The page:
A look at the frightening Texas giant red-headed centipede
Maybe you heard about the invasive species of spider, the size of a child's hand, that's expected to appear along much of the East Coast this spring.
Catch up quick: Large Joro spiders — millions of them — are expected to use their webs like parachutes to travel with the wind, according to a Feb. 17 study from researchers at the University of Georgia.
The big picture: Spider shmider, as we say in Central Texas.
- The Joro spiders are actually harmless to people, as their fangs are too small to break human skin.
- Of note: They're named for Jorōgumo, a spider-like creature of Japanese folklore that can shapeshift into a woman to seduce its prey.
Now this is a knife: The thing that leaves us with cold sweats is the Texas giant red-headed centipede.
- It's a venomous crawler that can grow up to at least 8 inches (!) long.
- The head and first two body segments are red, and the other body segments are typically black with traces of green. With its yellow legs, it looks like something radioactive.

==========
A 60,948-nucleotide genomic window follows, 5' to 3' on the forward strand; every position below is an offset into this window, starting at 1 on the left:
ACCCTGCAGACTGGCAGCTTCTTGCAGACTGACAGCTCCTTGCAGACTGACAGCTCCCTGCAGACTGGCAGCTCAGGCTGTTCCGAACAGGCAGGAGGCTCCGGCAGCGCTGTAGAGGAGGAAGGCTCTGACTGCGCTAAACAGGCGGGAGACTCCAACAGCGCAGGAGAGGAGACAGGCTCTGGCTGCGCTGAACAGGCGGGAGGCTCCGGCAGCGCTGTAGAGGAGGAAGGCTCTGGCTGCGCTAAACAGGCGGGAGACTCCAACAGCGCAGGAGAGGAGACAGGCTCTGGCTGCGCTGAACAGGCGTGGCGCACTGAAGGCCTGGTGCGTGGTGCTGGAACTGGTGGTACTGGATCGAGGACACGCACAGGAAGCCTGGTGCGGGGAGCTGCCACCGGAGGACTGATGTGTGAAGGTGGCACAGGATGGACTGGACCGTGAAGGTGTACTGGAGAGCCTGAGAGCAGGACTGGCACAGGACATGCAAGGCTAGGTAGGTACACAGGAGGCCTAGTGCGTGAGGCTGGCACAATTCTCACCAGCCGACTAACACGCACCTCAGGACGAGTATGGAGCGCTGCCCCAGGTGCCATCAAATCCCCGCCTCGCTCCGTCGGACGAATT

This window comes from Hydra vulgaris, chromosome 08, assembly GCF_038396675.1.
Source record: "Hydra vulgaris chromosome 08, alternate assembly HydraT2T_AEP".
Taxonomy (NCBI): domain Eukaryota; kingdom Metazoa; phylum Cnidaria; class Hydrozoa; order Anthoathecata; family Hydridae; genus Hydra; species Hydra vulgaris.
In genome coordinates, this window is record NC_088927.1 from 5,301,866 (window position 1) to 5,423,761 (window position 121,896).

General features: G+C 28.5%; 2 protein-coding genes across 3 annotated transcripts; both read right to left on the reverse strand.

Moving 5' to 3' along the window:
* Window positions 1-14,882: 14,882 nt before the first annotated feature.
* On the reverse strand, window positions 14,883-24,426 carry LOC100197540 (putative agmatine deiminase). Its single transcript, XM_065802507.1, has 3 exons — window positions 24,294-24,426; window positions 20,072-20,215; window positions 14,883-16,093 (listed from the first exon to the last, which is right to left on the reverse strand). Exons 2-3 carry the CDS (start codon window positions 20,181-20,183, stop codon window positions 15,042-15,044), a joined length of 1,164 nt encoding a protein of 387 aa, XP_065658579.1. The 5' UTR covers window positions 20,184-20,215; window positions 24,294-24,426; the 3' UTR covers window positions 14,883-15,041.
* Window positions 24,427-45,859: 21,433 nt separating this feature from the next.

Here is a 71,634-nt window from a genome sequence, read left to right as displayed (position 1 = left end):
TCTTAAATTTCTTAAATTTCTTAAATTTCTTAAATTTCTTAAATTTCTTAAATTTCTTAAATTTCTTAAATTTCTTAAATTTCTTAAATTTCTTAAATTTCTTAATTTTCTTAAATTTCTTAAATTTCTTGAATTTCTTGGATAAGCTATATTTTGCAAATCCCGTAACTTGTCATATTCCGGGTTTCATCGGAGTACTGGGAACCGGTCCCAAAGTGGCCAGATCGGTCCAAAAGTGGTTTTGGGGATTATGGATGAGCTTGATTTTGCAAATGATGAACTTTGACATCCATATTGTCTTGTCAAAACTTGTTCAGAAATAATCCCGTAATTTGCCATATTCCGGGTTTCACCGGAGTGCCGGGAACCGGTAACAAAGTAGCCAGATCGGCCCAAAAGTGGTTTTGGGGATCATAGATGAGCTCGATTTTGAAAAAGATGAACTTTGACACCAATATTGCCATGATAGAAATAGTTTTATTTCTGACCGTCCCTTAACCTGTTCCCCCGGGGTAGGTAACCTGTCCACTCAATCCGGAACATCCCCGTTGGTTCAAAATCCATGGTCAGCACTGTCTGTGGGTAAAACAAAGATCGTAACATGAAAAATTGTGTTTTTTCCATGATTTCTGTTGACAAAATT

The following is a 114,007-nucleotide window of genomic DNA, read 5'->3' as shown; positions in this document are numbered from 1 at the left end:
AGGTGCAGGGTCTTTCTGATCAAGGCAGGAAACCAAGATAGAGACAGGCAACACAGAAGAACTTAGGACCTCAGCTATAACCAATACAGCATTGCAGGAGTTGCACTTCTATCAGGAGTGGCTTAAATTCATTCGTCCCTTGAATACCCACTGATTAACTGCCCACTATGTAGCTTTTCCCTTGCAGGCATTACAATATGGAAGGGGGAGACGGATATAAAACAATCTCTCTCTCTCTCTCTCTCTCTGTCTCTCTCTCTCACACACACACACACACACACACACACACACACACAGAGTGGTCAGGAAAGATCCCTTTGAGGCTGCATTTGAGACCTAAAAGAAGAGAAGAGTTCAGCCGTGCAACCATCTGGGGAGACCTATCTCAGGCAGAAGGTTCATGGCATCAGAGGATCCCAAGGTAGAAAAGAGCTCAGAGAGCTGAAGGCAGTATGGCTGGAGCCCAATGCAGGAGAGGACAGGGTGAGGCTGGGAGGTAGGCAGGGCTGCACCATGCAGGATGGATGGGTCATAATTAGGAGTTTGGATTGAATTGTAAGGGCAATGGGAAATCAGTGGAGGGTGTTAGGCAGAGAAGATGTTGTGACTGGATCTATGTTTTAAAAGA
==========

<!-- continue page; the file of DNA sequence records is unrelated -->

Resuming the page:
- Any of its 20-odd legs can deliver venom, excreting poison into fresh cuts with its feet.
- The centipede snacks on lizards and can snatch flying insects out of the air — and its sharp, painful bites can lead to swelling, headaches and nausea for humans — partly because you're thinking, "I can't believe that thing just bit me."
- You'll want to make sure they're not hiding in that blouse you're about to don.
True story: Asher once spotted a red-headed centipede on a carpet in a house in the Hill Country where his kids had been playing moments earlier.
Threat level: Somebody grab a shovel and crush the living hell out of that thing, please!
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